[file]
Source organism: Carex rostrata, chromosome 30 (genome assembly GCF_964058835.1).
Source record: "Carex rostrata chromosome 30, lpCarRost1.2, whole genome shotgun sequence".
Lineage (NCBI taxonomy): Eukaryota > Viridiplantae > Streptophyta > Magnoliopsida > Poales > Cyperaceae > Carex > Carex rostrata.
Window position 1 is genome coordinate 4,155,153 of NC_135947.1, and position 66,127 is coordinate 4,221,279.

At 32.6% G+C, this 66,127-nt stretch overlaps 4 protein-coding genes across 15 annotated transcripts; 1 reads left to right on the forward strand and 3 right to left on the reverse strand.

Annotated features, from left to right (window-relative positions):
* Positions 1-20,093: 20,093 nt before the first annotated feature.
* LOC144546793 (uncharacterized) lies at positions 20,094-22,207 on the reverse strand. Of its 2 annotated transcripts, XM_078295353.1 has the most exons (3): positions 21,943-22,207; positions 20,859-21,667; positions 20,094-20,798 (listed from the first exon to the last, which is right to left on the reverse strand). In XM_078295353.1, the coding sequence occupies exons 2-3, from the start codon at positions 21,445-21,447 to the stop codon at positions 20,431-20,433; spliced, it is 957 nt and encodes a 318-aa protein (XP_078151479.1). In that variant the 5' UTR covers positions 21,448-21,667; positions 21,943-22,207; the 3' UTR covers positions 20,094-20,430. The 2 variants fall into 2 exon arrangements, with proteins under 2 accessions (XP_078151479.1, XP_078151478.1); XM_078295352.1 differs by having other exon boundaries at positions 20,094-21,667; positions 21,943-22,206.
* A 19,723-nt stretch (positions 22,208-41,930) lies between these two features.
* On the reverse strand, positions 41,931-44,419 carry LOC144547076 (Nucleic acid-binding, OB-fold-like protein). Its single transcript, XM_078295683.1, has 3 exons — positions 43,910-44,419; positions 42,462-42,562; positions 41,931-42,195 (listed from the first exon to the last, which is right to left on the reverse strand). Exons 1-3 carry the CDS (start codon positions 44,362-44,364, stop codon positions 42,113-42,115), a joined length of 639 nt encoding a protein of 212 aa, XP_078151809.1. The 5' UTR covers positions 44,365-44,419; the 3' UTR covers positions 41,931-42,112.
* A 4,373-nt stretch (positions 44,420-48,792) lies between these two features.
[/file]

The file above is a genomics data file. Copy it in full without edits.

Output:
Source organism: Carex rostrata, chromosome 30 (genome assembly GCF_964058835.1).
Source record: "Carex rostrata chromosome 30, lpCarRost1.2, whole genome shotgun sequence".
Lineage (NCBI taxonomy): Eukaryota > Viridiplantae > Streptophyta > Magnoliopsida > Poales > Cyperaceae > Carex > Carex rostrata.
Window position 1 is genome coordinate 4,155,153 of NC_135947.1, and position 66,127 is coordinate 4,221,279.

At 32.6% G+C, this 66,127-nt stretch overlaps 4 protein-coding genes across 15 annotated transcripts; 1 reads left to right on the forward strand and 3 right to left on the reverse strand.

Annotated features, from left to right (window-relative positions):
* Positions 1-20,093: 20,093 nt before the first annotated feature.
* LOC144546793 (uncharacterized) lies at positions 20,094-22,207 on the reverse strand. Of its 2 annotated transcripts, XM_078295353.1 has the most exons (3): positions 21,943-22,207; positions 20,859-21,667; positions 20,094-20,798 (listed from the first exon to the last, which is right to left on the reverse strand). In XM_078295353.1, the coding sequence occupies exons 2-3, from the start codon at positions 21,445-21,447 to the stop codon at positions 20,431-20,433; spliced, it is 957 nt and encodes a 318-aa protein (XP_078151479.1). In that variant the 5' UTR covers positions 21,448-21,667; positions 21,943-22,207; the 3' UTR covers positions 20,094-20,430. The 2 variants fall into 2 exon arrangements, with proteins under 2 accessions (XP_078151479.1, XP_078151478.1); XM_078295352.1 differs by having other exon boundaries at positions 20,094-21,667; positions 21,943-22,206.
* A 19,723-nt stretch (positions 22,208-41,930) lies between these two features.
* On the reverse strand, positions 41,931-44,419 carry LOC144547076 (Nucleic acid-binding, OB-fold-like protein). Its single transcript, XM_078295683.1, has 3 exons — positions 43,910-44,419; positions 42,462-42,562; positions 41,931-42,195 (listed from the first exon to the last, which is right to left on the reverse strand). Exons 1-3 carry the CDS (start codon positions 44,362-44,364, stop codon positions 42,113-42,115), a joined length of 639 nt encoding a protein of 212 aa, XP_078151809.1. The 5' UTR covers positions 44,365-44,419; the 3' UTR covers positions 41,931-42,112.
* A 4,373-nt stretch (positions 44,420-48,792) lies between these two features.